Thursday, August 13, 2009

This is the stuff that fuels my disdain for private health insurers

This American Life ran an excellent story about the practice of recission by insurers.

Recission is the practice of cancelling a policy on the grounds that the customer lied, or provided factually incorrect information, on the application form. What makes this practice especially dubious is the applications are so difficult to fill out that the CEO of the company issuing them can't fill them out. How can a regular consumer be expected to fill out the application correctly?

In practice, recission is a tool that the health insurance companies can use as a get out of paying for expensive claims for free card. The insurance PR spin will say that "Recission is not about cost", or it's an innocent business process that they need to do to deliver the best care that they can to their policy holders.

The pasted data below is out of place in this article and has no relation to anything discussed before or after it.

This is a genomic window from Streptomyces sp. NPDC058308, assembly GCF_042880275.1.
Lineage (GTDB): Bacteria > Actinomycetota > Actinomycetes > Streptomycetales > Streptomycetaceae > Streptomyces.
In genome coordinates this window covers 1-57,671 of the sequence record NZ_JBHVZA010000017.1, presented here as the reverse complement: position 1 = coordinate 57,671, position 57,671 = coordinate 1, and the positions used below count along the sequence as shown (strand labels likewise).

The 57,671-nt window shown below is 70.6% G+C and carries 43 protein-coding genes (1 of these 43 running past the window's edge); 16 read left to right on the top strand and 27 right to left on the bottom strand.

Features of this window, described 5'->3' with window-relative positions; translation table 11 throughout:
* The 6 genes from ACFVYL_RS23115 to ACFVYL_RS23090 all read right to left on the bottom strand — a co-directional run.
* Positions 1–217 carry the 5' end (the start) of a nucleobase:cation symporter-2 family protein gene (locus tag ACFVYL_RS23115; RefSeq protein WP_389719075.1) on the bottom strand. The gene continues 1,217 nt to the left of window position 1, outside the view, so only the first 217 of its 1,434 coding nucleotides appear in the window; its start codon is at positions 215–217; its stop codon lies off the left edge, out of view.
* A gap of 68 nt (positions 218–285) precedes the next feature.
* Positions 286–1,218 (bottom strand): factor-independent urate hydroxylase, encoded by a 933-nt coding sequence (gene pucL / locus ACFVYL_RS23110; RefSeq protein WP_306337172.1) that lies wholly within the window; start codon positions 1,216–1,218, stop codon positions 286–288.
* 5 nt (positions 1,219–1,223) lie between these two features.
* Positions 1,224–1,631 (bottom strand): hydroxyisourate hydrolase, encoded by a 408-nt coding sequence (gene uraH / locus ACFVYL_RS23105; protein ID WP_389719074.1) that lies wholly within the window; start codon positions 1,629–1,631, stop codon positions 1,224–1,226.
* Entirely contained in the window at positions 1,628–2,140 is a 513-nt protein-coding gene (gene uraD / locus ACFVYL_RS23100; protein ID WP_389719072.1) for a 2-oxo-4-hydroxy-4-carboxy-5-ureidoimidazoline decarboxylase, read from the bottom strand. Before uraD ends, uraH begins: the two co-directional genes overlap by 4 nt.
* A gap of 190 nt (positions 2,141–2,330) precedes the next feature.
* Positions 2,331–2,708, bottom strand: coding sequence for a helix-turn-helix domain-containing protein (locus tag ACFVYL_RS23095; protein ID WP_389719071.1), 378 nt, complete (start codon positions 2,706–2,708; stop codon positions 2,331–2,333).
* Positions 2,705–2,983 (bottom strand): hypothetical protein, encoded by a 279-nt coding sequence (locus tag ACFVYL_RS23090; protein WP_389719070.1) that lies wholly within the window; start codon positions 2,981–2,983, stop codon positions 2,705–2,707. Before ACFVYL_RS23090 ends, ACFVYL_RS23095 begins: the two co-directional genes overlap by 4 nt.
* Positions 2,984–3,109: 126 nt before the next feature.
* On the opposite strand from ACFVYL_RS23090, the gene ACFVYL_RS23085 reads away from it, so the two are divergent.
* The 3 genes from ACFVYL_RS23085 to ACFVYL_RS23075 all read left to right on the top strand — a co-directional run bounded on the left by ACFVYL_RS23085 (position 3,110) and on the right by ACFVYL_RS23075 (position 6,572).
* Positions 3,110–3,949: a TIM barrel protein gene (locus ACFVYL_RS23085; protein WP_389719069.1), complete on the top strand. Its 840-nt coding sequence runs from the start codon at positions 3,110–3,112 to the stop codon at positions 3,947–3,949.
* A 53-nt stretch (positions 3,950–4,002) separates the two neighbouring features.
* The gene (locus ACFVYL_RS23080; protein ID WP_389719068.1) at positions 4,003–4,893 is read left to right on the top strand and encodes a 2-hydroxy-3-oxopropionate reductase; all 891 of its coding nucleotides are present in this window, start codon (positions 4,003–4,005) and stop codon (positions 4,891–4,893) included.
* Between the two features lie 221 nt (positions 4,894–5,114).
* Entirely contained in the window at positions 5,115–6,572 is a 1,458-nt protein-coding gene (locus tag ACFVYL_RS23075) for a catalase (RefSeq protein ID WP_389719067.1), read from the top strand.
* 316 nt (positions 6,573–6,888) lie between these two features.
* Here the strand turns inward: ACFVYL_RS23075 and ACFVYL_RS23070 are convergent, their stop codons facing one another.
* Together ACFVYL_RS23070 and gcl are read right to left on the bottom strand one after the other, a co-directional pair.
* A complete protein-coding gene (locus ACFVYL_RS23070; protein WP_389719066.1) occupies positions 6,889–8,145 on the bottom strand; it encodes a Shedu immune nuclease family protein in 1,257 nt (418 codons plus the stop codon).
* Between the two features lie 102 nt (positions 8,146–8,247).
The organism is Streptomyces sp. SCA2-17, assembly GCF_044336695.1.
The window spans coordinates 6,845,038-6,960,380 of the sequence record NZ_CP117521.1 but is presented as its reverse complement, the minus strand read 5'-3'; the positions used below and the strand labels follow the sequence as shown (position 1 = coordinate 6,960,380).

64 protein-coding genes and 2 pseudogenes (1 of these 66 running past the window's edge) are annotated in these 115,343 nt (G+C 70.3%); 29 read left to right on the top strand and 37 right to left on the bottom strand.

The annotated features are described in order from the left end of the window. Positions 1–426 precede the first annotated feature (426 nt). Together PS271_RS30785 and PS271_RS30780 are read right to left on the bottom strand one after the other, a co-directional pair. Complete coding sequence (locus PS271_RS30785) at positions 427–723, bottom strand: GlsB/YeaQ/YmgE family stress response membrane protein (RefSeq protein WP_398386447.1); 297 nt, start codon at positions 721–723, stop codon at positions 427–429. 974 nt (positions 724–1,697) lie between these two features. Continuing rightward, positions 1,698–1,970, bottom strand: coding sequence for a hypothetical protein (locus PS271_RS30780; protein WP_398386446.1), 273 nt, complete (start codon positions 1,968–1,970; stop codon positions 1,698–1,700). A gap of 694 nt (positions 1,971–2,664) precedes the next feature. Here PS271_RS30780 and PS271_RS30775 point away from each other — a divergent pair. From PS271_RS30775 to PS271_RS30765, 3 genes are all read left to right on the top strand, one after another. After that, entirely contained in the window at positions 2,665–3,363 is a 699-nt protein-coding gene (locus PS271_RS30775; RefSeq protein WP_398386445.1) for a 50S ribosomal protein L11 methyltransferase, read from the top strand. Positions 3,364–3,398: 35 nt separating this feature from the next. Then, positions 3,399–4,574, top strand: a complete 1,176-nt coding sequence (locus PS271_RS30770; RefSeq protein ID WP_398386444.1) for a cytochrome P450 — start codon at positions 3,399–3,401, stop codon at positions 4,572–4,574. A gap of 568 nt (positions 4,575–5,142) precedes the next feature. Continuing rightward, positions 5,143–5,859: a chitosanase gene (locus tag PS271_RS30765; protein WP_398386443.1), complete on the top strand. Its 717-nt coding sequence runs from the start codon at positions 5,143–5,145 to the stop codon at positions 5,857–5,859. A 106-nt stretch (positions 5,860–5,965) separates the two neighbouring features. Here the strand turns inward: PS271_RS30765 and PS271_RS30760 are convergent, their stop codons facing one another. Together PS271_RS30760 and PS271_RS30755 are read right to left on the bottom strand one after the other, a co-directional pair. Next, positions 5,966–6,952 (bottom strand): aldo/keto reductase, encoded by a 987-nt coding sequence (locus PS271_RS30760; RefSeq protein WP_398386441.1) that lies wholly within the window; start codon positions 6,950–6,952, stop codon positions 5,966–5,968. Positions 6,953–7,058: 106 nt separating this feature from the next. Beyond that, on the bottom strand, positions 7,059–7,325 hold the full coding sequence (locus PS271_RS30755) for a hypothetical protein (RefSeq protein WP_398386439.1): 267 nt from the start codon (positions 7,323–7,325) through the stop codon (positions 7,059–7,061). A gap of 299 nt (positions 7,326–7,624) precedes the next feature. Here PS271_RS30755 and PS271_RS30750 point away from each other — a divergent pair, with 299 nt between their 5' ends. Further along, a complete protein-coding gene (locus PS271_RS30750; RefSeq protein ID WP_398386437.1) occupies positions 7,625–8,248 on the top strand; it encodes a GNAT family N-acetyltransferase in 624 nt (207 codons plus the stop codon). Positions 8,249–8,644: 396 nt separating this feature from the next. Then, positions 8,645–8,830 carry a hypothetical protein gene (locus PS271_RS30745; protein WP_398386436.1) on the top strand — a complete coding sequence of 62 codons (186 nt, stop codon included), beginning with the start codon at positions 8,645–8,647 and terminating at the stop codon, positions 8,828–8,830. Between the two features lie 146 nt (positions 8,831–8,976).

It wouldn't be difficult to find correlation between rescinded policies that have, or show leading indicators of, major claims and policies that do not. We don't hear about people whose policies are cancelled for no reason, but then again, who would really make a fuss about it. I'd love to see figures correlating recission to expected costs.

Recission may have started as a way to drop policy holders who opened a policy in bad faith. What it is in practice is an option that the insurance company can use to ditch paying expensive claims and improving the profit margins.

I'd love to hear someone sincerely try to defend this practice. How is it not fraud?

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